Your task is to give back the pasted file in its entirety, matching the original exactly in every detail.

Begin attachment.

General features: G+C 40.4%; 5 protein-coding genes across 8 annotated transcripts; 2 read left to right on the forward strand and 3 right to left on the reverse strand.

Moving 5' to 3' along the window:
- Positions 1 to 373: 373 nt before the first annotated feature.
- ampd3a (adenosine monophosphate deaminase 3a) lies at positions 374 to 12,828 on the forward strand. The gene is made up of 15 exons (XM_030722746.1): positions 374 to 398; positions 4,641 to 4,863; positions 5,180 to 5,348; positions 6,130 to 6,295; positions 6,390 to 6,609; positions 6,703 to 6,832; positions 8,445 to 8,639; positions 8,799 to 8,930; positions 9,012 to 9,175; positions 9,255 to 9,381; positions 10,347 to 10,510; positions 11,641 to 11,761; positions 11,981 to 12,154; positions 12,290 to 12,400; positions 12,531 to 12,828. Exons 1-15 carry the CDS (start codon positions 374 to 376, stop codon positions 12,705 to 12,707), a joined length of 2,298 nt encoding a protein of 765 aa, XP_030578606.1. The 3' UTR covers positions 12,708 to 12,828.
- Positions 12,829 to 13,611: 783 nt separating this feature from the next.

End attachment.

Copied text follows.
General features: G+C 40.4%; 5 protein-coding genes across 8 annotated transcripts; 2 read left to right on the forward strand and 3 right to left on the reverse strand.

Moving 5' to 3' along the window:
- Positions 1 to 373: 373 nt before the first annotated feature.
- ampd3a (adenosine monophosphate deaminase 3a) lies at positions 374 to 12,828 on the forward strand. The gene is made up of 15 exons (XM_030722746.1): positions 374 to 398; positions 4,641 to 4,863; positions 5,180 to 5,348; positions 6,130 to 6,295; positions 6,390 to 6,609; positions 6,703 to 6,832; positions 8,445 to 8,639; positions 8,799 to 8,930; positions 9,012 to 9,175; positions 9,255 to 9,381; positions 10,347 to 10,510; positions 11,641 to 11,761; positions 11,981 to 12,154; positions 12,290 to 12,400; positions 12,531 to 12,828. Exons 1-15 carry the CDS (start codon positions 374 to 376, stop codon positions 12,705 to 12,707), a joined length of 2,298 nt encoding a protein of 765 aa, XP_030578606.1. The 3' UTR covers positions 12,708 to 12,828.
- Positions 12,829 to 13,611: 783 nt separating this feature from the next.